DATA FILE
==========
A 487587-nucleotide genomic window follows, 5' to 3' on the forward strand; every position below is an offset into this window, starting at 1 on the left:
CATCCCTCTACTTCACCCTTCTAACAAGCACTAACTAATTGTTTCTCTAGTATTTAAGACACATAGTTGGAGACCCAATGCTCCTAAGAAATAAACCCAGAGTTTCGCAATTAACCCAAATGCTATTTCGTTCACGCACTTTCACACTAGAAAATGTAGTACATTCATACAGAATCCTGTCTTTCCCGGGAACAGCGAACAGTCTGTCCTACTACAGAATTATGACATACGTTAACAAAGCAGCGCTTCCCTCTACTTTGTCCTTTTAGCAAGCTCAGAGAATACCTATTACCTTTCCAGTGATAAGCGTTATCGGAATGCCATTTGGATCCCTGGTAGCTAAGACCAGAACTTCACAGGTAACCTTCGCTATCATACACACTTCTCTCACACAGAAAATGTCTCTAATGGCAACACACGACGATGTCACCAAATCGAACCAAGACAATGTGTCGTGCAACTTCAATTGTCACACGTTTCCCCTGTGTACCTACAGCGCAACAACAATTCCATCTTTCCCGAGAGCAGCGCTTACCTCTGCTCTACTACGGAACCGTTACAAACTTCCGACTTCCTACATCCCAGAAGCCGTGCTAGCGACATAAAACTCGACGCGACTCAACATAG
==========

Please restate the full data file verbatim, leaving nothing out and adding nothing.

A 487587-nucleotide genomic window follows, 5' to 3' on the forward strand; every position below is an offset into this window, starting at 1 on the left:
CATCCCTCTACTTCACCCTTCTAACAAGCACTAACTAATTGTTTCTCTAGTATTTAAGACACATAGTTGGAGACCCAATGCTCCTAAGAAATAAACCCAGAGTTTCGCAATTAACCCAAATGCTATTTCGTTCACGCACTTTCACACTAGAAAATGTAGTACATTCATACAGAATCCTGTCTTTCCCGGGAACAGCGAACAGTCTGTCCTACTACAGAATTATGACATACGTTAACAAAGCAGCGCTTCCCTCTACTTTGTCCTTTTAGCAAGCTCAGAGAATACCTATTACCTTTCCAGTGATAAGCGTTATCGGAATGCCATTTGGATCCCTGGTAGCTAAGACCAGAACTTCACAGGTAACCTTCGCTATCATACACACTTCTCTCACACAGAAAATGTCTCTAATGGCAACACACGACGATGTCACCAAATCGAACCAAGACAATGTGTCGTGCAACTTCAATTGTCACACGTTTCCCCTGTGTACCTACAGCGCAACAACAATTCCATCTTTCCCGAGAGCAGCGCTTACCTCTGCTCTACTACGGAACCGTTACAAACTTCCGACTTCCTACATCCCAGAAGCCGTGCTAGCGACATAAAACTCGACGCGACTCAACATAG